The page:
A clinician from Gloucestershire Health and Care NHS Foundation Trust has won The Lifetime Achievement Award for the South West, in the 2022 NHS Parliamentary Awards.
Sam Clark-Stone, Clinical Lead, for our Eating Disorders Service, was nominated by Cheltenham MP Alex Chalk. He will now go forward to the national awards, with the ceremony taking place in London on 6 July.
Sam said: “I feel very proud to have been nominated and then to have won the South West Parliamentary Award. It is wonderful to know that my work supporting people with eating disorders for many years has been recognised and appreciated in this way.”
The judging panel said: “Whilst all the nominees were commendable, we felt that Sam was a very worthy and deserving winner on the basis of innovation, lasting impact, and number of lives reached and changed.
“As the nomination says, ‘From patients, their families to students and staff, Sam’s philosophy encompasses inclusion, equality, integrity, working together to benefit those living with an eating disorder. His contributions to the world of eating disorders have and continue to be exceptional and profound’.”
Sam trained as a mental health nurse at Glenside Hospital in Bristol from 1978 to 1982. He then worked at various inpatient psychiatric units before becoming a Community Psychiatric Nurse in central Bristol in 1986. He began working in Eating Disorders and in 1996, he moved to Gloucestershire to undertake a health needs assessment and develop a strategy for managing eating disorders in the county. He continued, implementing the strategy which promoted early intervention, alongside teaching and supervising mental health staff to work more effectively with patients and families.
In 2008, he was asked to re-design the service focusing on reducing Specialist Eating Disorder Unit admissions by enhancing care and community provision. Subsequently Sam designed and developed our Day Treatment programme then a home treatment service for adolescents both providing intensive interventions aimed at promoting recovery at home. Since 2011, our all age service has expanded, Sam is the clinical lead for a team of 30 staff providing comprehensive interventions. The service has been recognised by NICE guidelines as a ‘flagship’ for Eating Disorder resources.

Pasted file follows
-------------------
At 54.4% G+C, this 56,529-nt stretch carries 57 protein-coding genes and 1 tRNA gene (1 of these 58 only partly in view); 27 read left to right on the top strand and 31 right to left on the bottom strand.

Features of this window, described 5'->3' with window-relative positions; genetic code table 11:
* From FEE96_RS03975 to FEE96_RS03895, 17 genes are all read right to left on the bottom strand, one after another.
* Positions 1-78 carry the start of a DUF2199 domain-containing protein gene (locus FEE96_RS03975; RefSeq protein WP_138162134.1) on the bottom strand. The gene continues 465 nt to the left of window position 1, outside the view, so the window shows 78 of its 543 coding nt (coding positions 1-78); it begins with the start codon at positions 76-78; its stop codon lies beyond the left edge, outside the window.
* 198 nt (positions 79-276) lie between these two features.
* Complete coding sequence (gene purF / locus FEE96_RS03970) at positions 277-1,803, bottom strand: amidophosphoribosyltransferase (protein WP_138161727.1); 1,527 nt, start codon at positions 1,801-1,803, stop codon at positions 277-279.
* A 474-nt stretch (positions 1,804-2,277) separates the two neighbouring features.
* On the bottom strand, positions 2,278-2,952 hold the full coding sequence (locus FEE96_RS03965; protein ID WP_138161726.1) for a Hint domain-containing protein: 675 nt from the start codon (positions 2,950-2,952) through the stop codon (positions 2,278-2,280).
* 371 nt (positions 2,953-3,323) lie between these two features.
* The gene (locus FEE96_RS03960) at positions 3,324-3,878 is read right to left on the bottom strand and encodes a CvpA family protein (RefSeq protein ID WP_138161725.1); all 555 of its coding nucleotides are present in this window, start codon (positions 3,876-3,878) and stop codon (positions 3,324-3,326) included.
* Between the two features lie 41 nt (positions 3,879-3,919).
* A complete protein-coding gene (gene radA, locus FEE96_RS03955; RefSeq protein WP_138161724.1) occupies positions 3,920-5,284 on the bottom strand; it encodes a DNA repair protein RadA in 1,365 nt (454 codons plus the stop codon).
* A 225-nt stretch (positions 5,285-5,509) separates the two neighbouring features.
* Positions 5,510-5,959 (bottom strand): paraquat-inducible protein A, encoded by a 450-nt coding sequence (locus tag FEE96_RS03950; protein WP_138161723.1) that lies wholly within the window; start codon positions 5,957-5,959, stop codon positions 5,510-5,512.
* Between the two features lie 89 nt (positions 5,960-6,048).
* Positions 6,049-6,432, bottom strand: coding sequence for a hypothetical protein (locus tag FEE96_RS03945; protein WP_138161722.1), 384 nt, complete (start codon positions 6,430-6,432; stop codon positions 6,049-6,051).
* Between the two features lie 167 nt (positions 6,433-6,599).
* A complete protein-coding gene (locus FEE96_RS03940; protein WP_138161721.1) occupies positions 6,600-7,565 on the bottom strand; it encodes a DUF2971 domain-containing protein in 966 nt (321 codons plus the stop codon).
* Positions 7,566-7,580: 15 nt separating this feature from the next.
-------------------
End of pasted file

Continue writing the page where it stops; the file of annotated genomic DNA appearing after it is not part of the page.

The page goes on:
Justine Hill, Deputy Service Director for Mental Health Specialist Services, said: “Sam prioritises quality of patient care, illustrated by involving global experts in supervising/teaching his team. In Bristol, he identified and facilitated a carers support group for 10 years which has remained a valued resource. Additionally, he co-developed and evaluated a treatment group for Bulimia Nervosa. In Gloucestershire, he pioneered his team to be the first in the UK to train in Cognitive Behaviour Therapy-Enhanced (CBT-E). When re-designing the Eating Disorders Service in 2008, he proposed two principles aiming to enhance early intervention and continuity of care. The service across all ages became one of the first nationally, removing the transition between services at 18. Sam developed open access by accepting self and parental referrals reducing barriers to treatment. Sam also worked for 8 years as a national trainer for the Eating Disorders Association, providing training for teachers and school nurses. He designed the Gloucestershire Day Treatment Programme after visiting the service in Toronto (the first eating disorders day programme in the world) and with colleagues has evaluated and published the outcomes. He co-designed a novel intensive home treatment programme for adolescents which reduced hospital admissions by 70% and use of bed days by 50%. He has been instrumental in developing the Body Project in Gloucestershire (a primary prevention intervention) working with 2 universities to widen access and evaluate the programme. He established one of the first physical health monitoring services for eating disorders in the UK and is a member of the Beat Clinical Advisory Group, supporting the work of the national eating disorders charity.”